Sen. Frank Lautenberg, D-N.J., died Monday morning at 89 from viral pneumonia complications. A lifelong liberal, the senator announced earlier this year he would not run again in 2014, clearing the way for Newark Mayor Cory Booker to seek the Democratic nomination for the seat. Lautenberg's Senate career spanned 28 years, with a short gap in his service from 2000-2003 when he first retired. He later returned to help his party hold the seat after Robert Torricelli was forced out in disgrace.
Here's a look at five highlights from Lautenberg's career. Plus, don't miss the Almanac of American Politics' biography of the late senator as well.
He was the last World War II veteran in the Senate. Lautenberg served in the Army Signal Corps for four years as an enlisted soldier and attained the rank of technician five, according to the Library of Congress. He served in the United Kingdom, Belgium, and France and left the Army in 1946. Lautenberg credited the GI Bill for allowing him to get a college education. In a 2007 interview, he described the camaraderie of serving in the Army. "It was an assimilation of different cultures, environments: country boys, city boys, tough guys, not-so-tough guys; but we all got along and we had to fend for one another," he told the Library of Congress for their project on World War II veterans.
In 2004, Lautenberg toured the newly opened World War II memorial with fellow veterans including former Senate Majority Leader Bob Dole and Sen. Daniel Inouye, D-Hawaii, who died last year.
Lautenberg had frosty relationships with other Garden State Democrats. Earlier this year he publicly rebuked Booker for signaling that he would run for the Senate before Lautenberg had decided whether to retire. "He's got a lot of work to do—a lot of work that should have been done and hasn't been done," Lautenberg told National Journal earlier this year. Lautenberg later announced he would retire.
A clash between Lautenberg and Torricelli at a Democratic caucus meeting spilled into the headlines in 1999 over Torricelli's indirect support for a possible campaign by Republican Christine Todd Whitman. Democrats who witnessed the exchange were "stunned," reported the Philadelphia Inquirer. Torricelli directed profanity toward Lautenberg, and their relationship never recovered, according to reports. So in 2002, when Torricelli became the subject of an ethics investigation and state Democrats sought a candidate to replace him on the ballot, Lautenberg put his name forward, and went on to defeat Republican Doug Forrester.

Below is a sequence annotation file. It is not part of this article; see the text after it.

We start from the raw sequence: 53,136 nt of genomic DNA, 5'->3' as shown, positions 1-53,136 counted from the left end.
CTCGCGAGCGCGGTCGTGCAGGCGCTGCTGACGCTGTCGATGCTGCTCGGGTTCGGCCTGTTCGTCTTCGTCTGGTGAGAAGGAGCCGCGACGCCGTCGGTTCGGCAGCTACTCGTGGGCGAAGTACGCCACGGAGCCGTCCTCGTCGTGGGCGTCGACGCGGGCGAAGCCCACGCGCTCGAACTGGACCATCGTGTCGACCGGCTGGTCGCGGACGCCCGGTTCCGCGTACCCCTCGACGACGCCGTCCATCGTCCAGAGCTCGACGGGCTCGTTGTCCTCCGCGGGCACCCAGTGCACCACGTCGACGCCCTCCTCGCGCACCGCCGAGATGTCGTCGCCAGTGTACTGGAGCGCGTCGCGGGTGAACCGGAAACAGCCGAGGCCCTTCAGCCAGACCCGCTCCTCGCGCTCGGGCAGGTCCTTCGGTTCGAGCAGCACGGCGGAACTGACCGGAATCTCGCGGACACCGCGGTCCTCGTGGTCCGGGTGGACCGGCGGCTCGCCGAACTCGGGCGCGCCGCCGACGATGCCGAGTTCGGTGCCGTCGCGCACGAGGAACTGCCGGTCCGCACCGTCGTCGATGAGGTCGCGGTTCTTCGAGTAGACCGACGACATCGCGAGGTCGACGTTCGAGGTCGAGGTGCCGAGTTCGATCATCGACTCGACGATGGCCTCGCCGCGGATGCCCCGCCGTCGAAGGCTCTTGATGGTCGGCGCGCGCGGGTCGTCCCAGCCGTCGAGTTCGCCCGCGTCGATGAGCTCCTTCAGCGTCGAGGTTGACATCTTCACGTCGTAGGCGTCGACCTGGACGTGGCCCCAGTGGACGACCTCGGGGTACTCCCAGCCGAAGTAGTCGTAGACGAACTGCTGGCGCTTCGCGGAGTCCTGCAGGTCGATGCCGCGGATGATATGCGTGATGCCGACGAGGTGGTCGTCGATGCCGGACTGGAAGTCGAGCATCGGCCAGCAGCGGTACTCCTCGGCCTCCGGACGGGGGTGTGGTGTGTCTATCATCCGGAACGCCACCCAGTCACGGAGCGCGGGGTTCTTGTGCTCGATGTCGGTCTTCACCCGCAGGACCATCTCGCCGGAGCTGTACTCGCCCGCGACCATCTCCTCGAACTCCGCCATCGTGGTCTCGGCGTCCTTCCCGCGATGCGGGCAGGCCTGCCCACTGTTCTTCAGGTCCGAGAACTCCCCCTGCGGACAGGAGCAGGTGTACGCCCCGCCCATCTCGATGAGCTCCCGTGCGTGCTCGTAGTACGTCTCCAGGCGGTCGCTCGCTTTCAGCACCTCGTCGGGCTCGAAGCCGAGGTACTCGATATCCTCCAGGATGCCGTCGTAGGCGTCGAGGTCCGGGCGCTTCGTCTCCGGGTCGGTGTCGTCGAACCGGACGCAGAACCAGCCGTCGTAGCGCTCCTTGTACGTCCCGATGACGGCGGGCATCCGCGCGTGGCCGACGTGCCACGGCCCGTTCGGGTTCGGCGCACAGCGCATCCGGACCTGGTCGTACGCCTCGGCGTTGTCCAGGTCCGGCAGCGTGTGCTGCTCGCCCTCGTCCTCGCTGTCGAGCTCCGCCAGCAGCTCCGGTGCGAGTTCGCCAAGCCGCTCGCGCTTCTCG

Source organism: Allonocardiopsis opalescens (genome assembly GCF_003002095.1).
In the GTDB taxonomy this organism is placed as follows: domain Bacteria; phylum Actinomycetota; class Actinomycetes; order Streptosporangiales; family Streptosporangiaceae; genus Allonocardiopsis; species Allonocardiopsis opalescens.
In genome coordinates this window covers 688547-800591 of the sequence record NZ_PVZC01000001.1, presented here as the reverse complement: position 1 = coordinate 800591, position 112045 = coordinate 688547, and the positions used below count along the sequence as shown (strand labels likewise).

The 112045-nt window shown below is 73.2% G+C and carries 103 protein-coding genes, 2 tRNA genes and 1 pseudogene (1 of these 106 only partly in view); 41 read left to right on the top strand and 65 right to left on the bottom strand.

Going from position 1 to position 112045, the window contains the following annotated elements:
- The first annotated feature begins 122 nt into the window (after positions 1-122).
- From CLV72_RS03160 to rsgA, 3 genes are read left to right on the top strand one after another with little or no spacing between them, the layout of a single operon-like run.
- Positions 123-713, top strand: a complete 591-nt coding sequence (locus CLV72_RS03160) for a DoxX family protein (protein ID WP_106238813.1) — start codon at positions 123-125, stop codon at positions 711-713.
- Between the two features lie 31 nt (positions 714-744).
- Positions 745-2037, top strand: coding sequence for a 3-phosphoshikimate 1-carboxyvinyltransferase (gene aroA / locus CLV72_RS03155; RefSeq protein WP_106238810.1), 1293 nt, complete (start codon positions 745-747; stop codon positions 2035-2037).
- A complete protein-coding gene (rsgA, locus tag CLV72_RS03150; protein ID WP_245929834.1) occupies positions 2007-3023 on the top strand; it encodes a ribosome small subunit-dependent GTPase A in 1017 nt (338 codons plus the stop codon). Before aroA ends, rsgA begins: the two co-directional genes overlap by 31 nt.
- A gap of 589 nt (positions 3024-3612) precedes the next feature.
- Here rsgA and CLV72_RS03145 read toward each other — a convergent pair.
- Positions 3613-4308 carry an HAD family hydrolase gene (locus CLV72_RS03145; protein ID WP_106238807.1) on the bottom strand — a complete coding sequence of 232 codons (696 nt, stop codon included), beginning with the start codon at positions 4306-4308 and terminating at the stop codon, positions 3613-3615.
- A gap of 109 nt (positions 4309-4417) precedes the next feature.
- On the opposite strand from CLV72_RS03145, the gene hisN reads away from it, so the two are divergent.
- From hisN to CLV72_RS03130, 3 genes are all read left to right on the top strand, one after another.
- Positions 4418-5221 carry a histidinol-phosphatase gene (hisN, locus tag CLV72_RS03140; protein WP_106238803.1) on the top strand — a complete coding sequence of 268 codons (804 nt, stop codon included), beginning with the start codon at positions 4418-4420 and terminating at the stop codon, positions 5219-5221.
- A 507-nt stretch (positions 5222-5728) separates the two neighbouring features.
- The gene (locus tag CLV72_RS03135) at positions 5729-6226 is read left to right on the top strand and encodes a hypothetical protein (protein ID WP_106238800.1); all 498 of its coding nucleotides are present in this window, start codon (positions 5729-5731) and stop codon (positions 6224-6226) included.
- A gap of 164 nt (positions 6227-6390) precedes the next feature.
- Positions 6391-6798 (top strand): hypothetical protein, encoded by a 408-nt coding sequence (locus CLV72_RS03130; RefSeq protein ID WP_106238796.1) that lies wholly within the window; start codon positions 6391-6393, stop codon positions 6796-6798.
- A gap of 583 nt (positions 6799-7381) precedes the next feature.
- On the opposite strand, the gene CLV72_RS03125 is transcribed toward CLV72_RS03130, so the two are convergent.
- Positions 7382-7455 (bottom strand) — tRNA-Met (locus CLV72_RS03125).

Lautenberg also campaigned aggressively against Rep. Rob Andrews in the Democratic primary in 2008, dismissing claims that he was too old to serve and hitting Andrews for supporting the Iraq war. Lautenberg won handily, 59 percent to 35 percent.
He battled against smoking in public places throughout his nearly three-decade-long career. He wrote the measure that set the legal age for purchasing alcohol at 21. In 1987, he worked with then-Rep. Dick Durbin of Illinois to ban smoking on airline flights of less than 2 hours. Lautenberg, a former smoker, supported a bill banning smoking in all buildings that run federally funded children's programs that became law in 1994. Earlier this year, he cosponsored legislation aimed at cutting back on the illegal trafficking of tobacco products.
Lautenberg was a longtime supporter of gun control. He authored a gun law in 1996 that barred people convicted of domestic-violence crimes from possessing firearms. After he won reelection in 2008, he proposed legislation that would require background checks for firearm purchases at gun shows. After the lethal shooting in Tucson, Ariz., in which Rep. Gabrielle Giffords was severely injured, Lautenberg proposed banning high-capacity magazines. On the day of the school shooting in Newtown, Conn., Lautenberg called for an immediate legislative response. "If we do not take action to address gun violence, shooting tragedies like this will continue," he said in a statement.
5. Lautenberg supported liberal causes through his Senate career. Despite his personal wealth, Lautenberg routinely supported higher taxes to fund government spending. In 2010 he was among 19 senators who voted against a deal to extend the Bush-era tax cuts. "Because of a good business career, I made some money and the last thing I need is a tax cut. I'd rather have a strong country than a tax cut," he said, according to the Star-Ledger. Lautenberg was also an avid earmarker before the moratorium on the practice in 2010. In 2007, he won $14.7 million for a rail project that aimed to connect New Jersey to Manhattan. In 2010, he sought to bring home $206 million for the rail project, and criticized Republican Gov. Chris Christie for opposing the project. "The governor has put politics before performance, and it is the people of New Jersey who will pay the high price," Lautenberg said.